New York Plays the NCLB Testing Game
On January 02, 2016, I wrote a post about former US Secretary of Education Arne Duncan’s departure from the US Department of Education (USDOE).
In that post, I included a letter dated December 22, 2015, written to state superintendents by Ann Whalen, whose temporary title is, “Delegated the authority to perform the functions and duties of Assistant Secretary for Elementary and Secondary Education.” In the letter, Whalen tells state superintendents that they had better deliver on testing the No Child Left Behind (NCLB)-mandated 95 percent of students in grades 3 through 8 and once in high school, just as NCLB requires.
According to Whalen, it isn’t good enough for the states to plan to assess the 95 percent of students; the states better deliver the scores no matter if parents prefer not to have their children forced into taking federally mandated tests.
Of course, this has the makings of textbook dysfunction in adult relationships; Whalen’s putting states on the spot for the actions of parents is similar to a relationship triangulation in which one adult makes an agreement with another adult, and as part of that agreement, Adult Two must guarantee some action on the part of Adult Three, who has no direct agreement with Adult One, even as Adult One holds the greater advantage than Adult Two (and certainly Adult Three) in the deal.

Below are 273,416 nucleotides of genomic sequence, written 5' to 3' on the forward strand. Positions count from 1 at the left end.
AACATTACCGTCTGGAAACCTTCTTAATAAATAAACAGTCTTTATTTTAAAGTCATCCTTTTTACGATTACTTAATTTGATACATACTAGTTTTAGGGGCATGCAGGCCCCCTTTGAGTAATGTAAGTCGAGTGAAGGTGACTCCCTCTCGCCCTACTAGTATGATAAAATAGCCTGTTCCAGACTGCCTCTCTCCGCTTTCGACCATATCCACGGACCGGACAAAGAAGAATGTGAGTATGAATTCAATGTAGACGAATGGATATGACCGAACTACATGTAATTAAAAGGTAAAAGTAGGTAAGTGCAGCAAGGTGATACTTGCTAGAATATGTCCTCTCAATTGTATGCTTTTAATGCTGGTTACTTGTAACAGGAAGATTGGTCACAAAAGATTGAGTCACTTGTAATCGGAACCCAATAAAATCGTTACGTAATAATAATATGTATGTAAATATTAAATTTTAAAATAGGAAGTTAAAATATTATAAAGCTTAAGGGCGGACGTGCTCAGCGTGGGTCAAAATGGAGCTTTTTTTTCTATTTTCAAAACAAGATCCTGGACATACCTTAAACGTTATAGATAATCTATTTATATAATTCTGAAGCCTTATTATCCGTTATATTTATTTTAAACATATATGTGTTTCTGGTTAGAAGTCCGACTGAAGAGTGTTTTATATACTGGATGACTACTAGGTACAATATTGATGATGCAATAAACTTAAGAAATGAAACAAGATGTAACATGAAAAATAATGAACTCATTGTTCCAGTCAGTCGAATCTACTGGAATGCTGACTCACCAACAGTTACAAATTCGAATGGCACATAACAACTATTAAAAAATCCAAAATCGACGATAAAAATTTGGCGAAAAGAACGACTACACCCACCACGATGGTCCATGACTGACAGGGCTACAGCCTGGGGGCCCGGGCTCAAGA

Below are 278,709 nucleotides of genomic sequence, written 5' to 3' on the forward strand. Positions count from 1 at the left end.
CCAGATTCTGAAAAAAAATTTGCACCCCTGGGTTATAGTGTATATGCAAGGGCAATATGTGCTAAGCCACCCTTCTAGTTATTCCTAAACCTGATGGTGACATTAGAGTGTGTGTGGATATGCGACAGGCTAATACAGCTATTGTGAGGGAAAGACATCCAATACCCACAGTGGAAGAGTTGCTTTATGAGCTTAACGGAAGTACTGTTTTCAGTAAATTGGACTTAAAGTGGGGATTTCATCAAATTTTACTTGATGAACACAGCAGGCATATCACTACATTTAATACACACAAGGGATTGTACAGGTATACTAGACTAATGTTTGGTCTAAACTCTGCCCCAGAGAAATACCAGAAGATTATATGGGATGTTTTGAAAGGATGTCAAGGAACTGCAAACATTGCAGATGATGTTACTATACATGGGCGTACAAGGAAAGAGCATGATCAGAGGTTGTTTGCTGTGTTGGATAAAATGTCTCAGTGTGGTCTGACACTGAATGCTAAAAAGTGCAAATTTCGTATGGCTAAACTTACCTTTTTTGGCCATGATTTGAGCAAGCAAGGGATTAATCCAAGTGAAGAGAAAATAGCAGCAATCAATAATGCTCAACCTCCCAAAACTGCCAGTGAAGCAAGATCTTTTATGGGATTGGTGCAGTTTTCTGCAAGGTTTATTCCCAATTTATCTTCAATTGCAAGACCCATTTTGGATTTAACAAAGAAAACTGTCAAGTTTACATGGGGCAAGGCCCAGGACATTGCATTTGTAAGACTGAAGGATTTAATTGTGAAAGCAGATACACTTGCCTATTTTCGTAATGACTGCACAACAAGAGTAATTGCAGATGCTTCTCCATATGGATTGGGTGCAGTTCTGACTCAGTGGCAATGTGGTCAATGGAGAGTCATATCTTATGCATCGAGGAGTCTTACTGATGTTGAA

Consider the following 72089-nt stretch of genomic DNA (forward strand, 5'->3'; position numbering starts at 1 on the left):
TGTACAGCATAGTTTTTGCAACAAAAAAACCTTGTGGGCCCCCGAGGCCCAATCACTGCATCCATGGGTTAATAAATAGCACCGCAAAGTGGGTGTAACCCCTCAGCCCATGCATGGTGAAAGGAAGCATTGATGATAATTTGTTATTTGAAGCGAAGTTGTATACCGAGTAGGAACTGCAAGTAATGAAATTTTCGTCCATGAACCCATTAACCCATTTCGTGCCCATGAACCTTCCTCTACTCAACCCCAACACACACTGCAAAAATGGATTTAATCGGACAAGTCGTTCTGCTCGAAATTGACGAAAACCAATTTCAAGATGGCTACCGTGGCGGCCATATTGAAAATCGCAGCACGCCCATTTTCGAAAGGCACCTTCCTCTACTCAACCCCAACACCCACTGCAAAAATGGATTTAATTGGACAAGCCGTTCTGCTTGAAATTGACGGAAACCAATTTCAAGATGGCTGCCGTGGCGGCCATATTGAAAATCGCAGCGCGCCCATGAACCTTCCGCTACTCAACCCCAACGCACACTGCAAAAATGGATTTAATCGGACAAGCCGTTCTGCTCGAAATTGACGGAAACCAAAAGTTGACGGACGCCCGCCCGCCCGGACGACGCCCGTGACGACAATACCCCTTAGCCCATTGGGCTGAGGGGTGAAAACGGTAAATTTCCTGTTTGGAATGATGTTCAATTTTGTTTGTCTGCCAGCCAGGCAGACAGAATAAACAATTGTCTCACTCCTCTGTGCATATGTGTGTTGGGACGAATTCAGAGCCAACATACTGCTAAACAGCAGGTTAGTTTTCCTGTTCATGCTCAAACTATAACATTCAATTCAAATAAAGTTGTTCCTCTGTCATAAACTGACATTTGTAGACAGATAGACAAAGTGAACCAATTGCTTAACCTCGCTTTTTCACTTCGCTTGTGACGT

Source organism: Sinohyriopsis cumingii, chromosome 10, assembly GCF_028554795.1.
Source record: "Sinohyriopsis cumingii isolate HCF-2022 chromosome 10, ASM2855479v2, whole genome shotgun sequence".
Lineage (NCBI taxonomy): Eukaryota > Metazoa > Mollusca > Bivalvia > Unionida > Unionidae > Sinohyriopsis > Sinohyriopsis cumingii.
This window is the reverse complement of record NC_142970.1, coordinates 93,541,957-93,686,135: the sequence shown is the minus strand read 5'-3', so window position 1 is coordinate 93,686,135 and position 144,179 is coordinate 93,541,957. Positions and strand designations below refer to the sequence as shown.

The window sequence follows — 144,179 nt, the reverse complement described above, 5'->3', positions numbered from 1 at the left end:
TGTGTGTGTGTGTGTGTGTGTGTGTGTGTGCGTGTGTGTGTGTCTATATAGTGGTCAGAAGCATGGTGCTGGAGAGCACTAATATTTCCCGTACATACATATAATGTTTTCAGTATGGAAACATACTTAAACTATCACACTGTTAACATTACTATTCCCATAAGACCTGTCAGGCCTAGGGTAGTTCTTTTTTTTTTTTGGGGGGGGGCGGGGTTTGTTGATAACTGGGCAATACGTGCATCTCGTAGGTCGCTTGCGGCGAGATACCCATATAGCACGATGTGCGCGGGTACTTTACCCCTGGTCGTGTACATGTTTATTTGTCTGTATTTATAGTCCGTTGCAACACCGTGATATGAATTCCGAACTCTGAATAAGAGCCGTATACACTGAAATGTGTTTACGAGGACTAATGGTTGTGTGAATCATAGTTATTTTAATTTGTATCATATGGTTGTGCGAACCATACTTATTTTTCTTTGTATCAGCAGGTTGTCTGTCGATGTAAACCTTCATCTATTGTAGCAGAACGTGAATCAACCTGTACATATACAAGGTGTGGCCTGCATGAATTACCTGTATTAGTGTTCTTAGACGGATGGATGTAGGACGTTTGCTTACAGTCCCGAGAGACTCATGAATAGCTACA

In her letter, Whalen makes it clear that in her temporary, delegated US assistant secretary of education capacity, she plans to either withhold or redirect NCLB funding for states that did not have that 95 percent of students tested in 2014-15:
If a State with participation rates below 95% in the 2014−2015 school year fails to assess at least 95% of its students on the statewide assessment in the 2015−2016 school year, ED will take one or more of the following actions: (1) withhold Title I, Part A State administrative funds; (2) place the State’s Title I, Part A grant on high-risk status and direct the State to use a portion of its Title I State administrative funds to address low participation rates; or (3) withhold or redirect Title VI State assessment funds.
New York was one such state that did not have the federally-expected 95 percent test completion rate in 2014-15. According to the August 13, 2015, New York Times, 20 percent of New York State students supposed to complete those NCLB-mandated federal tests opted out.
New York State experienced no federal sanctions for its high 2015 opt out rates, with New York Chancellor Merryl Tisch confirming no sanctions, not even the federally-suggested financial penalties to New York districts with high opt out numbers.